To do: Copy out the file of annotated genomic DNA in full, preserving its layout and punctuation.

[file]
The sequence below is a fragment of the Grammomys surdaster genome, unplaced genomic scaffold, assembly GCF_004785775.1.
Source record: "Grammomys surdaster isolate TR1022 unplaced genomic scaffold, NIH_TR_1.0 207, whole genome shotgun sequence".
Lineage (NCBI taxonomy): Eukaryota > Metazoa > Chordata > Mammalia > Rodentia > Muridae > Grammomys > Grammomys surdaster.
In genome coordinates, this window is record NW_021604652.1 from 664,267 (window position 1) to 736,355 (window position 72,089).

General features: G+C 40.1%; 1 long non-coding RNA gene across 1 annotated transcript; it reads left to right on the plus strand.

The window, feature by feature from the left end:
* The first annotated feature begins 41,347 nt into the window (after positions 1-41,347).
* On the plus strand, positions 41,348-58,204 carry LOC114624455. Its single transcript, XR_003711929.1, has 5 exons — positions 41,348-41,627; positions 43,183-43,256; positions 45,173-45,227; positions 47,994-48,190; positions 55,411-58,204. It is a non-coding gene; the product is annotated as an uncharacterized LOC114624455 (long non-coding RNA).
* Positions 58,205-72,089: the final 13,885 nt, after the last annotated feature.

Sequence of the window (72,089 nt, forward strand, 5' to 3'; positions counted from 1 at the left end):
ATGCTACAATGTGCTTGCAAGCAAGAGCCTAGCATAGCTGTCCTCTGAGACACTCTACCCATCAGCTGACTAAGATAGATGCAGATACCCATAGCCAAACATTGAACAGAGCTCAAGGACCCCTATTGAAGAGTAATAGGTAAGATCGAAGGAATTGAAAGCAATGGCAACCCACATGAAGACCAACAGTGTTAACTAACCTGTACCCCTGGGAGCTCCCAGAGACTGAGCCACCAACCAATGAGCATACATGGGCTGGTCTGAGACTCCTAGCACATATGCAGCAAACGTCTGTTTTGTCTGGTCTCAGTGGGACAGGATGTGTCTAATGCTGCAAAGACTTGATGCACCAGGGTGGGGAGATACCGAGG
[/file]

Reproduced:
The sequence below is a fragment of the Grammomys surdaster genome, unplaced genomic scaffold, assembly GCF_004785775.1.
Source record: "Grammomys surdaster isolate TR1022 unplaced genomic scaffold, NIH_TR_1.0 207, whole genome shotgun sequence".
Lineage (NCBI taxonomy): Eukaryota > Metazoa > Chordata > Mammalia > Rodentia > Muridae > Grammomys > Grammomys surdaster.
In genome coordinates, this window is record NW_021604652.1 from 664,267 (window position 1) to 736,355 (window position 72,089).

General features: G+C 40.1%; 1 long non-coding RNA gene across 1 annotated transcript; it reads left to right on the plus strand.

The window, feature by feature from the left end:
* The first annotated feature begins 41,347 nt into the window (after positions 1-41,347).
* On the plus strand, positions 41,348-58,204 carry LOC114624455. Its single transcript, XR_003711929.1, has 5 exons — positions 41,348-41,627; positions 43,183-43,256; positions 45,173-45,227; positions 47,994-48,190; positions 55,411-58,204. It is a non-coding gene; the product is annotated as an uncharacterized LOC114624455 (long non-coding RNA).
* Positions 58,205-72,089: the final 13,885 nt, after the last annotated feature.

Sequence of the window (72,089 nt, forward strand, 5' to 3'; positions counted from 1 at the left end):
ATGCTACAATGTGCTTGCAAGCAAGAGCCTAGCATAGCTGTCCTCTGAGACACTCTACCCATCAGCTGACTAAGATAGATGCAGATACCCATAGCCAAACATTGAACAGAGCTCAAGGACCCCTATTGAAGAGTAATAGGTAAGATCGAAGGAATTGAAAGCAATGGCAACCCACATGAAGACCAACAGTGTTAACTAACCTGTACCCCTGGGAGCTCCCAGAGACTGAGCCACCAACCAATGAGCATACATGGGCTGGTCTGAGACTCCTAGCACATATGCAGCAAACGTCTGTTTTGTCTGGTCTCAGTGGGACAGGATGTGTCTAATGCTGCAAAGACTTGATGCACCAGGGTGGGGAGATACCGAGG